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Atlantic city casinos find elusive black ink

Jun 17, 2008 7:02 PM

Staff & Wire Reports | Atlantic City reported a rare increase in gaming revenues as the city’s 11 casinos won $415.3 million from gamblers in May, about 1.6 percent more than they took in a year ago.

It was only the third time in the last 17 months that revenues increased.

Over the past year, Atlantic City has struggled with competition from slot parlors in Pennsylvania and New York, higher gas prices and a new smoking ban.

The casinos were assisted this May with an extra Friday and Saturday, typically the busiest days of the week for a gambling hall.

"The calendar was on our side this month, but we’ll take it," said Larry Mullin, president of the Borgata Hotel & Casino. "We’ve had a series of months where it’s been in decline as an industry, and it’s good to see some positive news."

Mirroring Nevada casinos’ results (see page 1 story), a decline in slot revenue was offset by an increase in revenue from table games. Atlantic City slots won $289.6 million, a 1.5 percent drop from a year ago, while table games won $125.7 million, a 9.5 percent increase.

The biggest winner was the Trump Taj Mahal, where revenue was up 11.4 percent over last May.

"Every time I say we’ve turned the corner, I jinx myself," said Mark Juliano, CEO of Trump Resorts. "But we had a very strong Memorial Day weekend, which helped. We’re looking forward to a really strong summer."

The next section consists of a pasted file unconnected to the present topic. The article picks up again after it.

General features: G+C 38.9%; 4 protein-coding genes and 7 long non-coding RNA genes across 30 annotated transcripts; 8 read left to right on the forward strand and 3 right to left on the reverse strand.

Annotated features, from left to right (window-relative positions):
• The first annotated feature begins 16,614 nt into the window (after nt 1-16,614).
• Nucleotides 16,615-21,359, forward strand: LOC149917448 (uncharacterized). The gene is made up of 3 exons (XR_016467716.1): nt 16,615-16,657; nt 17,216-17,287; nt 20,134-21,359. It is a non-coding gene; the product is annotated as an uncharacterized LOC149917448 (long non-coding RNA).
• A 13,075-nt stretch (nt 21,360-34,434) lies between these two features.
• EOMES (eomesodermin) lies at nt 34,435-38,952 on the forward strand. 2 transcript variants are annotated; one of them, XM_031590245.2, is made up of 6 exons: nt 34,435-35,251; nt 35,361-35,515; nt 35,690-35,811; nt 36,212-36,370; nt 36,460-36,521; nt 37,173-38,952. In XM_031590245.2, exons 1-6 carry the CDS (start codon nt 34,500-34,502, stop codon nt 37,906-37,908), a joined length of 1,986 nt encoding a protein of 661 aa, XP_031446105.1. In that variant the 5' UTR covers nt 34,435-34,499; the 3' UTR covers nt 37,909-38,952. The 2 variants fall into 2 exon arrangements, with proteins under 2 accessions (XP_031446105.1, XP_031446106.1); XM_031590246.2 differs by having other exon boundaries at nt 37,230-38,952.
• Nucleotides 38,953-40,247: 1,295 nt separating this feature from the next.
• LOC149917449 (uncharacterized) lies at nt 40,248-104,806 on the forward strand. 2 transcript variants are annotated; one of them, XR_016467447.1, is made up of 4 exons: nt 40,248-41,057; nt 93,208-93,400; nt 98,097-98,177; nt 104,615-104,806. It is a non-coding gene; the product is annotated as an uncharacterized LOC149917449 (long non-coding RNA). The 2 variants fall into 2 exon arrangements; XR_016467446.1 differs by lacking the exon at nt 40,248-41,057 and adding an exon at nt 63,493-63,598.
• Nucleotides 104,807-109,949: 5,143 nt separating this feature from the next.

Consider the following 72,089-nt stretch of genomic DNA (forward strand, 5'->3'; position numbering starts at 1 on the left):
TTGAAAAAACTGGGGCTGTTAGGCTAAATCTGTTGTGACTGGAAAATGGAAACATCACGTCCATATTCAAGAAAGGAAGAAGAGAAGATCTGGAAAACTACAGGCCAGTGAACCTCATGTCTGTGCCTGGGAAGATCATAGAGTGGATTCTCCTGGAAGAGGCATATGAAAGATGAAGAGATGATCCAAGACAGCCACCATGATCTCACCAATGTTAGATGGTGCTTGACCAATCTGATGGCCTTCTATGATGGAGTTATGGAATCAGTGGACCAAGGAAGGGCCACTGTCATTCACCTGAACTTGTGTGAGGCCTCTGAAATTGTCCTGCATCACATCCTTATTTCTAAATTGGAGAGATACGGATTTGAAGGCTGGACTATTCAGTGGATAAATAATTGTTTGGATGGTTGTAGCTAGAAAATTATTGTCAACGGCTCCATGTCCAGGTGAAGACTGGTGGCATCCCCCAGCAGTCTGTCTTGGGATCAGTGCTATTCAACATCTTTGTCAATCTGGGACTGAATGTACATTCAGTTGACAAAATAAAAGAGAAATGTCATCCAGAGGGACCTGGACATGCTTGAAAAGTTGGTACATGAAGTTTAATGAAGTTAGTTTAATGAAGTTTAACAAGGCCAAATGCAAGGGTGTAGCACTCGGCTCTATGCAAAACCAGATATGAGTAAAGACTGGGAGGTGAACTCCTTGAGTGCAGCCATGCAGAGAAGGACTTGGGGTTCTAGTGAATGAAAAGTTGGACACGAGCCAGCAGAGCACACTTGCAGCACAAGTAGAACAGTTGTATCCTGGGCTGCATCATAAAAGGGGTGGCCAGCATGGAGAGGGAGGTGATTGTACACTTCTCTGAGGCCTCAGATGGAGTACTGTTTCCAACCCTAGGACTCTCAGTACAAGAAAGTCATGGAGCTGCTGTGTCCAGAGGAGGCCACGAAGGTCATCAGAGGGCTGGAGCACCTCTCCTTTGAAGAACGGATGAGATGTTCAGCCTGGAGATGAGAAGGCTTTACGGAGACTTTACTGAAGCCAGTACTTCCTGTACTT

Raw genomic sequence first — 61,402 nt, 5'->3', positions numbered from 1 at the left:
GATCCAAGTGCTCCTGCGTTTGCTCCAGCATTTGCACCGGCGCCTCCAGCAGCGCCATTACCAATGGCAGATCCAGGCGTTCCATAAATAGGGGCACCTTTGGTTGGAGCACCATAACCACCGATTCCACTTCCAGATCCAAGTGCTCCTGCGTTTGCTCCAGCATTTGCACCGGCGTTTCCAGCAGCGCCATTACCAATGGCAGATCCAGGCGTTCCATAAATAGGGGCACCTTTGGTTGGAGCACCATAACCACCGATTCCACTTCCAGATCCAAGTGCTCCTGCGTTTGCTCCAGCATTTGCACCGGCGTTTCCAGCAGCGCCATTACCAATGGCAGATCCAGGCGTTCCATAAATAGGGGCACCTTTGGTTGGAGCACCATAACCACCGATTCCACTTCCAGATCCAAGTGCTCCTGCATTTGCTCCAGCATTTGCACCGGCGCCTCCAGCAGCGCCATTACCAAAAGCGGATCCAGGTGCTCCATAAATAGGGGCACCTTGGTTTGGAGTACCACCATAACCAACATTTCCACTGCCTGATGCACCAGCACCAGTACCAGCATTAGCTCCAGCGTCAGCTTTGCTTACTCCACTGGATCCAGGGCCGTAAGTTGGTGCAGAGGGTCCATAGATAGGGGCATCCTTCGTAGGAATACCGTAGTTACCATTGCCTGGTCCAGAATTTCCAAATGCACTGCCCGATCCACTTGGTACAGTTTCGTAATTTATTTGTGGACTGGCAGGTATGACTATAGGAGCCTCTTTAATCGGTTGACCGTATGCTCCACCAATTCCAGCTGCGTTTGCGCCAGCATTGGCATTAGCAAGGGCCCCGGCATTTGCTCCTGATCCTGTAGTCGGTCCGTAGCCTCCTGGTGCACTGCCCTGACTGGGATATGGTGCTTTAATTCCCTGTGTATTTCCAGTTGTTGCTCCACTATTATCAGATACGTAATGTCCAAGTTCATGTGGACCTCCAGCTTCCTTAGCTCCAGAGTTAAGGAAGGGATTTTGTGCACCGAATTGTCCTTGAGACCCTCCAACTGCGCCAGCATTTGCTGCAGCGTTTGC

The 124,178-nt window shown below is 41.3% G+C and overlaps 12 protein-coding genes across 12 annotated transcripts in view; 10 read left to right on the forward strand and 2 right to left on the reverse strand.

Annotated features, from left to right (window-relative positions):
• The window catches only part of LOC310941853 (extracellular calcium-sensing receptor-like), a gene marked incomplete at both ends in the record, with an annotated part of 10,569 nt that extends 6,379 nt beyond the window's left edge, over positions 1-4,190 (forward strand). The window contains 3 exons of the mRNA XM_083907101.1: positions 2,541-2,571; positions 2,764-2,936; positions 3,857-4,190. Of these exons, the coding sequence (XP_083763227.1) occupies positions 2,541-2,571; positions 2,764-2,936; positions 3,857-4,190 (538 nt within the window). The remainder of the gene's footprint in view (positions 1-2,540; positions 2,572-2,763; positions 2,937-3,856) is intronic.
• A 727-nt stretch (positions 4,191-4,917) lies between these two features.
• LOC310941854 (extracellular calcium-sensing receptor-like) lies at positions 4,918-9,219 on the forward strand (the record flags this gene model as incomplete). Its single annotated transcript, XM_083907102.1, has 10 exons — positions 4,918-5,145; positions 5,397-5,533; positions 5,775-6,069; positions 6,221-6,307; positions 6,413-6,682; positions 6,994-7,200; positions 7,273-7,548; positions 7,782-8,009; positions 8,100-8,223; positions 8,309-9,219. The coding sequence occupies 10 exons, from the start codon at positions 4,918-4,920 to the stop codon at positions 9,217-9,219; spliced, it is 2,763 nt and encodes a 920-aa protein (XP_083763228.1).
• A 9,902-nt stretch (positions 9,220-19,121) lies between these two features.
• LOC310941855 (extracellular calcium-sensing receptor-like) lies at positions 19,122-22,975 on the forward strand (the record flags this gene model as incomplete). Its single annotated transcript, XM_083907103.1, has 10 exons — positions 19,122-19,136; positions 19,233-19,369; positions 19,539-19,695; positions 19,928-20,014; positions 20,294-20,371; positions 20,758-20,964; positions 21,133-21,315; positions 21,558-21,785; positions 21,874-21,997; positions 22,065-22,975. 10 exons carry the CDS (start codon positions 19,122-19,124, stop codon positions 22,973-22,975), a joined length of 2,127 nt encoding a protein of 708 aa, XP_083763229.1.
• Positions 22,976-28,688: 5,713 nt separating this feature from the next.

Juliano cautioned that the worsening economy and soaring gas prices may still limit Atlantic City’s hoped turnaround this year. He said the solution to that is to market the resort as an affordable alternative to expensive vacations abroad.

"Atlantic City is a very economical getaway for people who might otherwise have taken a European vacation or cross-country trip this year," he said.

Harrah’s Atlantic City reported a 9.8 percent revenue increase to $47.4 million. The Borgata was up 4.9 percent to $64.2 million.

Trump Plaza and the Atlantic City Hilton were each up 0.9 percent in May.

The biggest decline was at Caesars (down 4.7 percent), where a large number of hotel rooms were out of service for renovation. Bally’s was down 3.3 percent, and the Showboat was down 1.9 percent.

The Tropicana, which is currently on the auction block, was down 1.4 percent; and Trump Marina, which is being sold to a New York casino developer and singer Jimmy Buffett, was down 1.1 percent.

For the first five months of this year, casinos won $1.9 billion, down 5 percent from the same period in 2007. Revenue from slot machines was down 1.7 percent while revenue from table games was up slightly at 0.1 percent for the first five months.